I read this with an ache in my heart for the Tibetan people who have lost their country, yet at the same time, rejoice that it was the Tibetans who have kept the pure teachings for the rest of the world. It is but one lifetime alone, that we are born a Tibetan, an American, an Asian, .... it is not guaranteed that we may be born of the same nationality again in our next life.

But the causes we have created is what we will be receiving. If we think of only one life time, then how pitiful, meaningless, sad and empty our lives will be. 

Dharma has now reached the Land of the Red Man...are we ready to uphold the Dharma or will the table turn on us that Dharma will decline in our country just like how it left India and Tibet?

What's the greatest challenge where you are, where Buddhism is not the mass consciousness?

The greatest challenge would be people having preconceived ideas of how Buddhism is taught. Any deviation from their concepts would be deemed as not pure or even a cult. Therefore, it is very difficult to promote the dharma in ways that appeal to the modern masses. The traditional methods are great but do not appeal to the current generation.

Taking young people to temples is like pulling teeth. For those who actually go, their life span in the temple is very short. The only way to appeal to them would be to use what they like to attract them such as Buddhist choirs, community services, art classes and so on. From these activities, the participants can enjoy what they like and also learn Buddhism along the way.

Because people in general are creatures of habit with fixed concepts, it will take a while for them to catch up on new ideas of delivering the same ancient teachings.

negra orquida

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Re: "When the iron bird flies and horses run on wheels..."
« Reply #12 on: February 04, 2012, 10:03:01 AM »
I agree with Klein
Quote
The greatest challenge would be people having preconceived ideas of how Buddhism is taught.

Where I live, most people are used to the idea that Buddhist temples should be very basic, Buddhist vegetarian restaurants should be cheap / economical...  Show them a big beautiful Dharma centre filled with mountains of pearl offerings and big flowers and they start to be suspicious on how the centre got the money, they think the centre is cheating people's money... and all these thoughts have no solid basis and yet they don't want to check further on the centre and its members and do not want to listen to logical explanations.  Sometimes I think they are actually afraid to find out more --> upturned pot.

Positive Change

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Re: "When the iron bird flies and horses run on wheels..."
« Reply #13 on: February 05, 2012, 06:07:06 AM »
It has been said we are living the times of the Buddhist Renaissance and thus this interim period can be somewhat of a conundrum because there is the 'collision' of the ancient ways and the new ways. Neither is wrong but it is how these two merge to become one unified way determines the success of this merge.

Sure we are all in one way or another sometimes opposed to new ideas, new ways or anything new really. New in this case does not mean in a dated sense but more something different from the current norm.

I was thinking about his and an interesting thing popped into my head... would it not be brilliant if somehow there was a way to gel the two very different ways as one without really changing either. An 'external' factor so to speak...! Would it then not be interested to think of Dorje Shudgen as just that 'adhesive'? A protector of The modern times. Ensuring the ancient traditions are kept in line whilst 'feeding' the needs/delusions of the modern practitioner. :)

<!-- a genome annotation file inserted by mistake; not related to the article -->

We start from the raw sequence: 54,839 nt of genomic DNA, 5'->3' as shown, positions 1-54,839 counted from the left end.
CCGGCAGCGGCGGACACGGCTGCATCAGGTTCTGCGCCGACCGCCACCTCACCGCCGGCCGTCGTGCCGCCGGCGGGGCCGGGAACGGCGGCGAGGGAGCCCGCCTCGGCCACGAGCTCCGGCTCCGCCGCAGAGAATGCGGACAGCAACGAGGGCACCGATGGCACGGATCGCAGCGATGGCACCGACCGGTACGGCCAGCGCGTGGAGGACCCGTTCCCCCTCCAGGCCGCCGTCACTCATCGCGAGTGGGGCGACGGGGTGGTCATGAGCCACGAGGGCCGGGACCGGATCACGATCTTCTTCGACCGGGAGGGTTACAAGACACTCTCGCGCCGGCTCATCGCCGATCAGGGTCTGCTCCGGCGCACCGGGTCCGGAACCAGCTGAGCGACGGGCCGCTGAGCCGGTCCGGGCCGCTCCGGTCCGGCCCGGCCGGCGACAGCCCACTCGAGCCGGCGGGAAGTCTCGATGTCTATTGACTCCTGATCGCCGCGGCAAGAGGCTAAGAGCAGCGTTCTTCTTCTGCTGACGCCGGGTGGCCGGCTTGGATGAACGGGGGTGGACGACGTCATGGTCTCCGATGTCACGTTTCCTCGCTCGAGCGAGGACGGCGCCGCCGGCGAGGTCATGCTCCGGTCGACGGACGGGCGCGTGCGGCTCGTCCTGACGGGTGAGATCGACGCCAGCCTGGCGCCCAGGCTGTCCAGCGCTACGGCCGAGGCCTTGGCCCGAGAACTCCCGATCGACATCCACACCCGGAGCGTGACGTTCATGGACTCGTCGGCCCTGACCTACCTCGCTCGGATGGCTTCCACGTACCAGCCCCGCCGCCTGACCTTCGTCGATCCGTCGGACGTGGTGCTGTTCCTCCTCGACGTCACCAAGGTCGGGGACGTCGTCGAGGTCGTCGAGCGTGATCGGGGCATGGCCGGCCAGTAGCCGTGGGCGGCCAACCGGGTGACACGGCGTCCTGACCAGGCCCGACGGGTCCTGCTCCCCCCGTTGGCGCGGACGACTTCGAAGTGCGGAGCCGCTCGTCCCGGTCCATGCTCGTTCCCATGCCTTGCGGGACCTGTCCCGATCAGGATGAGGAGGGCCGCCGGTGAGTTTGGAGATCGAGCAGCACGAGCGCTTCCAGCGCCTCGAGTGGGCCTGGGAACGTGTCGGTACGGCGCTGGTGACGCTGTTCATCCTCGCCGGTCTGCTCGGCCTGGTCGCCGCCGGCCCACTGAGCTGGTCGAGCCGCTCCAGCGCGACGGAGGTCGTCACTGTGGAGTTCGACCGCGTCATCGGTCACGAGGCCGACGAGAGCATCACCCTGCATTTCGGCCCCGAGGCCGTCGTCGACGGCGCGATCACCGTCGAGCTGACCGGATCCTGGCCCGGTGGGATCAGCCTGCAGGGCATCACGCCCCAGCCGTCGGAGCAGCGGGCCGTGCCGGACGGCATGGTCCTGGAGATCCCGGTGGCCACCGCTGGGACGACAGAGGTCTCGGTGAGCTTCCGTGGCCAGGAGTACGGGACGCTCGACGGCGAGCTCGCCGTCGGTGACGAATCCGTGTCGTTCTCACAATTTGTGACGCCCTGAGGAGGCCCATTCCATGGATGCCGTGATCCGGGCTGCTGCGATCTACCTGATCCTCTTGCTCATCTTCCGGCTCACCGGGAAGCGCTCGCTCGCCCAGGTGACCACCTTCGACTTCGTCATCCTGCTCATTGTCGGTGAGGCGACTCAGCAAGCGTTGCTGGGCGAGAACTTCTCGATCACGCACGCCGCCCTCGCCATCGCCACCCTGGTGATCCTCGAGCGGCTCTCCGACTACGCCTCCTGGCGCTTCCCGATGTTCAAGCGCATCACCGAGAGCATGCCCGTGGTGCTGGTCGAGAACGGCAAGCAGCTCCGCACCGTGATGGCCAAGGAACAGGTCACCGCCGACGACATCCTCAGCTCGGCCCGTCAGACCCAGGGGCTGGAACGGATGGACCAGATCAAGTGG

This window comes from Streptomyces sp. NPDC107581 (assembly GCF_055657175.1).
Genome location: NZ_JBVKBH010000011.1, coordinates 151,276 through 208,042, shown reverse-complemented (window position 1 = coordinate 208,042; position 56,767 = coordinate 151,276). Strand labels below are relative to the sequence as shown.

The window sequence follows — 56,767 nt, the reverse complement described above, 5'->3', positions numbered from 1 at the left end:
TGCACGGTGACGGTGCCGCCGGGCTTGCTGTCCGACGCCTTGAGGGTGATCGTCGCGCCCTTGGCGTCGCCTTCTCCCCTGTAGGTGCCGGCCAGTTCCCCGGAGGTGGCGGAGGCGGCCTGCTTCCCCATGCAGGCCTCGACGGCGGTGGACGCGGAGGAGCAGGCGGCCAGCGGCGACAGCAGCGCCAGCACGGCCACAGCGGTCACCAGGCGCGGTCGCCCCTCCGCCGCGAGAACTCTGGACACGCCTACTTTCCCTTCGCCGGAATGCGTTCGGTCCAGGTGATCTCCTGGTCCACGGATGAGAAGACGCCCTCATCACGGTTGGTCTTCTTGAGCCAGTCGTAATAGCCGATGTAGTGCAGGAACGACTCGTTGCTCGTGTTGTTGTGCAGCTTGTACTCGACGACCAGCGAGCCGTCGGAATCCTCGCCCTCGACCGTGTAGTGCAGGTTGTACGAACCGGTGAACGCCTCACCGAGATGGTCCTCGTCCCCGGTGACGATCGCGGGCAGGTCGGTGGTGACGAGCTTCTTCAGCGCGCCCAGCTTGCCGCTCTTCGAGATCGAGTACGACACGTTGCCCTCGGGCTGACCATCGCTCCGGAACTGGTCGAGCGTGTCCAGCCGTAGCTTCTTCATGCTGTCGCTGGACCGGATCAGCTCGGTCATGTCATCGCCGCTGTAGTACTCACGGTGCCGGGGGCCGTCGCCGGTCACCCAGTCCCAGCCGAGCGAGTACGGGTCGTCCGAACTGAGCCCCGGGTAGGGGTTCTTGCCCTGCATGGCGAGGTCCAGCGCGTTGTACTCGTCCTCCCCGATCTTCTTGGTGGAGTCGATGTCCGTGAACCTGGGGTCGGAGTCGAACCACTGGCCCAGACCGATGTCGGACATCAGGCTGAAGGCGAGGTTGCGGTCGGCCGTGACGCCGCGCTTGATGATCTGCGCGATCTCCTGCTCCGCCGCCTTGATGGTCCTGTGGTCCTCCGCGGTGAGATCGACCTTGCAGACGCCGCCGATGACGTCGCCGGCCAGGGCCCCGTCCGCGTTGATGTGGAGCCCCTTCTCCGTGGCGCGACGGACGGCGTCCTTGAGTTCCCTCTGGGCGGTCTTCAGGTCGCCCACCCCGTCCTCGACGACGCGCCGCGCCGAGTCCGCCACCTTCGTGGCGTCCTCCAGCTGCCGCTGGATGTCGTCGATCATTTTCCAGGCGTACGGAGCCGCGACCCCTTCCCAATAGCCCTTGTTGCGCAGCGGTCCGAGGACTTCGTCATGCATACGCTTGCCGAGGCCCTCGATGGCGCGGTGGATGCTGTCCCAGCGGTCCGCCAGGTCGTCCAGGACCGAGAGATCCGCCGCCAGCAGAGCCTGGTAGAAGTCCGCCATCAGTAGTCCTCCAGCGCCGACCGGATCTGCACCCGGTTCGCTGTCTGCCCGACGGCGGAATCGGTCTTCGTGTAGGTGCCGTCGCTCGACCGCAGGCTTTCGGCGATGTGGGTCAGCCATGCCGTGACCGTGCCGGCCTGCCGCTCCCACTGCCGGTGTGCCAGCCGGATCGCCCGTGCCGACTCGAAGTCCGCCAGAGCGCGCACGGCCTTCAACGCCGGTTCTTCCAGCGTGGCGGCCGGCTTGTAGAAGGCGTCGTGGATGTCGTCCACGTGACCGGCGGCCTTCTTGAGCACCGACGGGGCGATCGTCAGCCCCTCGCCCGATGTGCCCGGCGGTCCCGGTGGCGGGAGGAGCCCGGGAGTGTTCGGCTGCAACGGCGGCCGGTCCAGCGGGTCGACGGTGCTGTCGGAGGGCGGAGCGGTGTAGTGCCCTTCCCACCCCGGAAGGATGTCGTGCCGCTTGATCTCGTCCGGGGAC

Midakpa

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Re: "When the iron bird flies and horses run on wheels..."
« Reply #14 on: February 05, 2012, 02:07:20 PM »
Why did Atisha go to Tibet? Because he already knew that if he didn't, Buddhism would be lost to the world due to a process of decay and the Muslim conquest of Eastern India. During Atisha's time, there were very few monks left in the  famous monasteries like Nalanda and Vikramasila. Dromtonpa, the chief disciple of Atisha said that "at the time the Master left India, Buddhism was, as it were, at its lowest ebb." The Tibetan scholar Tsultrim Gyalba (Jayasila) of Nagtsho who went to India to invite Atisha to Tibet said that at the time, at Odantapuri, there were 53 monks, At Vikramasila, there were about a hundred monks."

So, my point is, Atisha knew that Buddhism would decline in India but the Tibetans would preserve it for centuries. And for centuries, great masters like Lama Tsongkhapa and the line of Dalai Lamas worked hard to consolidate Buddhism in the whole of Tibet and Mongolia.

Now, with their omniscient minds, the lamas have also predicted the fall of Tibet and in order to preserve the Buddhism, they have spread the teachings far and wide. Many teachings which were "secret" in the old days in Tibet are being taught openly and preserved in books and videos. The lamas are more concerned about not losing the teachings. Why? Because conditions in the world have changed and by teaching what is effective openly, they hope more people will benefit from them.

Why did H.H. the Dalai Lama give the Avalokiteshvara empowerment to a group of Hopis who were not even Buddhists? For the same reason that they will benefit from it.

It is possible that, in order to benefit the world, the Tibetan Lamas will take rebirth outside Tibet more and more. This way, Buddhism will spread worldwide.